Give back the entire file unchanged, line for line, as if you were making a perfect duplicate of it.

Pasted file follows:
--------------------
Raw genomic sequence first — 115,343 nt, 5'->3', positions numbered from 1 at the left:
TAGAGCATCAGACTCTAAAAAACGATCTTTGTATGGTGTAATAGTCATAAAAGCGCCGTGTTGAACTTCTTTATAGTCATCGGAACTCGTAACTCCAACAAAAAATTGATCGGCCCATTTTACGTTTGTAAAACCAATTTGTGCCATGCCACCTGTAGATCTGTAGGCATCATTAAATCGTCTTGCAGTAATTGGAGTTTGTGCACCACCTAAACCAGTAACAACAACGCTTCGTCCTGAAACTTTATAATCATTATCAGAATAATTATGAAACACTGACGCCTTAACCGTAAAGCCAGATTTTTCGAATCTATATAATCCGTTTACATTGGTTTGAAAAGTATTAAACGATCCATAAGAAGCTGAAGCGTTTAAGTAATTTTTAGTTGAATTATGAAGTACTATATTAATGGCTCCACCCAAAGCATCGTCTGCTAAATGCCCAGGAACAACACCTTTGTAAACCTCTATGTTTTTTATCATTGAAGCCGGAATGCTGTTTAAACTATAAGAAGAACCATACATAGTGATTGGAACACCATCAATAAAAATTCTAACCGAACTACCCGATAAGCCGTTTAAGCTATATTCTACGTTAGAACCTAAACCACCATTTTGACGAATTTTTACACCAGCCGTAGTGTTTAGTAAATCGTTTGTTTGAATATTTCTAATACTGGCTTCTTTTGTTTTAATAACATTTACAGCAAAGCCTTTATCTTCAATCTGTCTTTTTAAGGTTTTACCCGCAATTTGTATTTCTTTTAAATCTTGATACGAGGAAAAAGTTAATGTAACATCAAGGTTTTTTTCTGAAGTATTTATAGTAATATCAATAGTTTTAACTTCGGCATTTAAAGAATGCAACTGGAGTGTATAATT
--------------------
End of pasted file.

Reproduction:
Raw genomic sequence first — 115,343 nt, 5'->3', positions numbered from 1 at the left:
TAGAGCATCAGACTCTAAAAAACGATCTTTGTATGGTGTAATAGTCATAAAAGCGCCGTGTTGAACTTCTTTATAGTCATCGGAACTCGTAACTCCAACAAAAAATTGATCGGCCCATTTTACGTTTGTAAAACCAATTTGTGCCATGCCACCTGTAGATCTGTAGGCATCATTAAATCGTCTTGCAGTAATTGGAGTTTGTGCACCACCTAAACCAGTAACAACAACGCTTCGTCCTGAAACTTTATAATCATTATCAGAATAATTATGAAACACTGACGCCTTAACCGTAAAGCCAGATTTTTCGAATCTATATAATCCGTTTACATTGGTTTGAAAAGTATTAAACGATCCATAAGAAGCTGAAGCGTTTAAGTAATTTTTAGTTGAATTATGAAGTACTATATTAATGGCTCCACCCAAAGCATCGTCTGCTAAATGCCCAGGAACAACACCTTTGTAAACCTCTATGTTTTTTATCATTGAAGCCGGAATGCTGTTTAAACTATAAGAAGAACCATACATAGTGATTGGAACACCATCAATAAAAATTCTAACCGAACTACCCGATAAGCCGTTTAAGCTATATTCTACGTTAGAACCTAAACCACCATTTTGACGAATTTTTACACCAGCCGTAGTGTTTAGTAAATCGTTTGTTTGAATATTTCTAATACTGGCTTCTTTTGTTTTAATAACATTTACAGCAAAGCCTTTATCTTCAATCTGTCTTTTTAAGGTTTTACCCGCAATTTGTATTTCTTTTAAATCTTGATACGAGGAAAAAGTTAATGTAACATCAAGGTTTTTTTCTGAAGTATTTATAGTAATATCAATAGTTTTAACTTCGGCATTTAAAGAATGCAACTGGAGTGTATAATT